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Panel: Social Media’s Role In Breaking News Is A Mixed Bag

by Megan Merrigan | Apr 22, 2013 12:48pm
(4) Comments | Commenting has expired
Posted to: Education, Town News, Mansfield-Storrs, Law Enforcement, Media Matters, Public Safety

Hugh McQuaid file photo

Reporters, professors, and Lt. Paul Vance gathered at the University of Connecticut last week to discuss the role of accuracy, respect, and social media in the coverage of the Sandy Hook Elementary School shooting.

The timing of the panel couldn’t have been more relevant following a week of reporting on the Boston Marathon bombing, which included CNN misreporting that a suspect was in custody April 17 when that was not the case.

In Newtown, where 20 children, and 6 educators were shot by a gunman Dec. 14, there was information being reported by numerous new outlets during the first few hours following the event that turned out to be inaccurate.

“There was a lot of misinformation,” Bill Leukhardt, a Hartford Courant reporter and stepfather of slain Sandy Hook teacher Lauren Rousseau, said. “Adam Lanza was there because he shot his mother who was a teacher, that wasn’t true. There were multiple shooters, maybe a second person with a gun on the scene, that wasn’t true.”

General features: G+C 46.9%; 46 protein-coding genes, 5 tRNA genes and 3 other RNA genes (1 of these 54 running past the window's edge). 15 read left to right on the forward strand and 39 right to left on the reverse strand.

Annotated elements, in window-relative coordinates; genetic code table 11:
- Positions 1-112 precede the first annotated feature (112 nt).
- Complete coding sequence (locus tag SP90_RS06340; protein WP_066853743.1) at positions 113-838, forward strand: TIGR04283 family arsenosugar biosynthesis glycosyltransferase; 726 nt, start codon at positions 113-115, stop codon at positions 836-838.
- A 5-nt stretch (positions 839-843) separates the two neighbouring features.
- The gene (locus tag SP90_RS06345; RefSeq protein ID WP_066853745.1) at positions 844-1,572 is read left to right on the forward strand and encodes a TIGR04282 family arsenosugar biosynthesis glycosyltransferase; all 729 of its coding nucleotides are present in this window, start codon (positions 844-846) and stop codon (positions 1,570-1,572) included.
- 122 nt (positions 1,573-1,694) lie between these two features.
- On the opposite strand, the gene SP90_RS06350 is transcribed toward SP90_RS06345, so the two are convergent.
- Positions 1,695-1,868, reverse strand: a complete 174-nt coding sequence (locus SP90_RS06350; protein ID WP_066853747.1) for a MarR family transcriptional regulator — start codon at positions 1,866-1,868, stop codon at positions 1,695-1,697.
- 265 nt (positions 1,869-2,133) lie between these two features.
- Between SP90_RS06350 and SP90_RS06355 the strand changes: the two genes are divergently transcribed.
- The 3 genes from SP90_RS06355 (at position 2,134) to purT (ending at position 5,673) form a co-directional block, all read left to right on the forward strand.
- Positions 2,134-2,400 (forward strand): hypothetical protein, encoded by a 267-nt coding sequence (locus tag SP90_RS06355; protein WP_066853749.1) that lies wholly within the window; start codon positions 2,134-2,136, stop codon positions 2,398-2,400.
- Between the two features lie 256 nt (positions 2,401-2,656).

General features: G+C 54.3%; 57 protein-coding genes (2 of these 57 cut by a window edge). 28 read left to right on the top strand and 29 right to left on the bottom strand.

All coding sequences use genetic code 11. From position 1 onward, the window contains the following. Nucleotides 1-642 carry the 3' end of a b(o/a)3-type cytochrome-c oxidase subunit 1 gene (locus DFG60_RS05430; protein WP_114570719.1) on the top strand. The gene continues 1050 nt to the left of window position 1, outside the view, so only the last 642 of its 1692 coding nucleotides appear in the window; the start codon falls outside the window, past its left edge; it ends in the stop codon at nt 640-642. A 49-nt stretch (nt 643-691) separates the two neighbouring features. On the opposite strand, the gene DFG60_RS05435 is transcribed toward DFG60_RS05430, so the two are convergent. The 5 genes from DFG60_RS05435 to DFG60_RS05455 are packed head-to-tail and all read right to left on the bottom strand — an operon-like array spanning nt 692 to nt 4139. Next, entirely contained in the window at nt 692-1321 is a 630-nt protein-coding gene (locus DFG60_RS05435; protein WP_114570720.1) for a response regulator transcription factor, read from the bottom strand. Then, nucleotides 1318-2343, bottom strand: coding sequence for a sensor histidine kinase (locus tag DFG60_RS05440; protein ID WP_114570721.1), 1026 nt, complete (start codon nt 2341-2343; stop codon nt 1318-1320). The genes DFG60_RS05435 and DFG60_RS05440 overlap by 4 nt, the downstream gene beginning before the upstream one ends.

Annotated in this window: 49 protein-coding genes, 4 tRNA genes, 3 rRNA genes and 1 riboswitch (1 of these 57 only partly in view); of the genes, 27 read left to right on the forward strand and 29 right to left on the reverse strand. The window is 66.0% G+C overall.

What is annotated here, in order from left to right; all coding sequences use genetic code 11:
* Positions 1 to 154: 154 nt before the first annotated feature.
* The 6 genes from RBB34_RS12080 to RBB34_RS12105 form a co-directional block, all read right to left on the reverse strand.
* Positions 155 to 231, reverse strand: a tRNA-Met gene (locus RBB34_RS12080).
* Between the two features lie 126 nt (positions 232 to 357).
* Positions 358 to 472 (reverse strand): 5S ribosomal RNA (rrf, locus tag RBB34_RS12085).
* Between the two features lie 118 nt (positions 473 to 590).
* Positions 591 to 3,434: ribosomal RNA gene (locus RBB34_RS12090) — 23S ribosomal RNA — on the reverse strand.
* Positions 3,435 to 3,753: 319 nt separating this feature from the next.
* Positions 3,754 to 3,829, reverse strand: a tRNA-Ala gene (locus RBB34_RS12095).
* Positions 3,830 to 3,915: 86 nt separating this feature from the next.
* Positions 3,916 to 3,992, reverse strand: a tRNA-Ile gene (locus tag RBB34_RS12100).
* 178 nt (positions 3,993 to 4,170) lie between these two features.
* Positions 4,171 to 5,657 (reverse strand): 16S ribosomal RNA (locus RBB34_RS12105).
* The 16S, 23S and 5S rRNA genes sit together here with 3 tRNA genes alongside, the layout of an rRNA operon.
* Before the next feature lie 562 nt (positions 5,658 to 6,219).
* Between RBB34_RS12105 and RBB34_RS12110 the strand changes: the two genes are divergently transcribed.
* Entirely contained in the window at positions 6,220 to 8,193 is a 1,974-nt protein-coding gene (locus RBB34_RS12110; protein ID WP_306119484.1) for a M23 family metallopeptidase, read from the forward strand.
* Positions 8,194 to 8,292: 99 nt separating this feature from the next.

Leukhardt went on to explain the constant pressure faced by news organizations to be first.  “Unfortunately there are publications that will publish almost any rumor,” he said.

That includes on their Twitter feeds.

Marie Shanahan, a professor of Online Journalism at UConn, said these news events create a “flood” of social media, which a majority of young people use as their primary news source. She said a lot of people learned of the shooting Dec. 14 through social media and it’s how many learned of the Boston Marathon bombings.

“That’s where you’re getting [news] from,” Shanahan said addressing the estimated 50 students in attendance. “You’re not watching a broadcast news channel, you’re not listening to the radio, you’re not reading the newspaper. You’re getting it from social media.”

The problem with social media is that it spreads fast, according to Shanahan.

“If you put something out there that isn’t correct, or is a half truth, or is a speculation, or something you haven’t quite verified, people will copy it over and over and over again,” she said.